Thursday, May 17, 2018

Still More Stuff From Paul Kelso

Okay . . . read on. 

As I said in the introduction, this book (it don't matter what book, just read on or go away) is not designed for complete beginners, but for people who have some training experience, whether five months or five decades. These courses are not designed for great champions, but just for maybe 95% of everybody who trains.

That's real refreshing to read for a change. 

I can't see you and don't know if you're a short-armed wonder, a natural physique type, a lanky, an average Joe, a "hardgainer" or what. I don't know your level of progress or if your technique is lousy or if you've got the weights on backwards. That is why I've not had much of anything to say about "progression." Whether working with a fixed weight for more reps or doing a fixed number of reps and adding weight, trying to add five pounds a week to the big lifts or inching up with half pound washers, it is ALL progression. 

The pattern you choose depends on your goal. 

For the most part, I recommend one or two warmup sets and two or more work sets. Warmups should be just that, and not so strenuous as to drain energy from the work sets. The last several reps of a work set should be gut-busters that can be accomplished without breaking form.

But no matter what scheme you pursue, sooner or later you will level out, hit a wall, get stale or just flat become bored

That is why cycling works so well. Nevertheless, I think any routine will become ineffective eventually, and a change of pace is required. 

On the other hand, I believe no routine will do much good unless it is given a fair chance to produce results, and that means sticking to it for three or four months so results may be gauged. It may take two to four cycles over the course of a year to make an accurate appraisal. But I do not believe any routine, set/rep scheme or poundage progression, or for that matter, any theory of training, should be followed exclusively year in and out.

Where is it written that training cannot be FUN?  

That is why over the years when I felt uninspired or bored, instead of a week layoff, I might just quit whatever I'd been on and devote a day to one-hand snatches, grip tricks or any movement I could think of that I hadn't tried lately. 

The resurgence of strongman and Highland Games competition suggest that a lot of people are bored with living in the gym and doing the same old stuff. 

A little variety is good for your head and maintains your interest as well as being positive for your body. 

Everybody please remember: General training to get bigger and stronger, and training specifically for and peaking toward competition of any kind are not the same things. The courses that I write, the methods etc., have all been proven IN THE GYM.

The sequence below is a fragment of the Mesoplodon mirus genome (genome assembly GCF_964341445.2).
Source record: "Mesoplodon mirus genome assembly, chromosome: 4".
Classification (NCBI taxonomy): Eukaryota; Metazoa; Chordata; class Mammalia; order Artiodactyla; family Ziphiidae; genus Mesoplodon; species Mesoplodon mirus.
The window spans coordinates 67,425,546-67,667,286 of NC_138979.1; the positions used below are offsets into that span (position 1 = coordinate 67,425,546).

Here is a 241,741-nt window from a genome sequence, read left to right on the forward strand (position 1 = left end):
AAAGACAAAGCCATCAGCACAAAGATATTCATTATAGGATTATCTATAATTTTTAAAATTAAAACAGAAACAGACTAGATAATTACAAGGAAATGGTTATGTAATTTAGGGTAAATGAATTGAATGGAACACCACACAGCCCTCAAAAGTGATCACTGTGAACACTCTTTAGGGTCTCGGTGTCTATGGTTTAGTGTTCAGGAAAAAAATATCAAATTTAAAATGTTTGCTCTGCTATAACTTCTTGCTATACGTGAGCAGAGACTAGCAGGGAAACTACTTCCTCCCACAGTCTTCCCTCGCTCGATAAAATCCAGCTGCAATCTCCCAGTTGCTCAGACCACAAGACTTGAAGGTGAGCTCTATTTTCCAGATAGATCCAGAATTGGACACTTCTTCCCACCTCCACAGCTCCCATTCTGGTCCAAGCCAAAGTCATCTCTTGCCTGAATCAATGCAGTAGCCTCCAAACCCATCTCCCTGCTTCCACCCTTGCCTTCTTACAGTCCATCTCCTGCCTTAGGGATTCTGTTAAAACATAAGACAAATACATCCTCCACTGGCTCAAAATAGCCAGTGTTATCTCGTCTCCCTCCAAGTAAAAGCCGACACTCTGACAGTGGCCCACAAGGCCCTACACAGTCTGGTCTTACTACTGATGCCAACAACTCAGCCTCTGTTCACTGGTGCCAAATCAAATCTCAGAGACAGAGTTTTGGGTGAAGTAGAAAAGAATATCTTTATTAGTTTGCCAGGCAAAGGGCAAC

The truth is that most people who like to train will never enter a contest. They're just gonna feel good most of their life. My hope is that more and more people will reach a point where they will compete, or if they never do, just get more satisfaction from their training, whatever their goal. 

1) 20 sets (or less) per body; not per body part. 
2) There is no one correct way to train.
3) It is useless to train for definition, shape or separation 
until you have some muscles to define, shape or separate. 
4) Showing up is the first rule for success in training or competition. 
5) What works for one may not work for another. 
6) What works for one many work "on" another.
7) Eat to gain, or don't bother to train.
8) It's not how you train, it's what you're training for.  
9) It 's not what you train with, it's how you train with it.
10) "Less is more." Stick with #1, except in special circumstances.

Kelso's Corollary: 
Anyone who thinks he knows all the answers in training
doesn't know what the questions are. 

The Book!

A tote full of new books came in at work tonight. I took a quick look at the schtuff and this one looked appealing. But I didn't get a chance to do much more than shuffle 'em around a bit to see the titles.

Some clearheaded, straightforward writing, as it always is from Robert B. Reich. And some interesting points made visible once again in the fog of ignorance and overly rewarded overt ambition. The common good. Ain't it strange how that ideal can get lost so easily!

"The Common Good" by Robert B. Reich. Published February 20 | 2018.

Man, I do like his stuff. He's great to see as a guest on the right kind of talk show. You know, Noah or Colbert. By the way, the last two weeks of Last Week Tonight had some outstanding writing. Points worth driving home, done up with a side of fine comedic writing. I wonder how many staff writers there on his staff. No matter . . . they're excellent. The Russell Crowe Gladiator Jockstrap -> Last Blockbuster Video in Alaska -> John Oliver Koala Bear Chlamydia Clinic Hospital Wing ongoing bit is something special.


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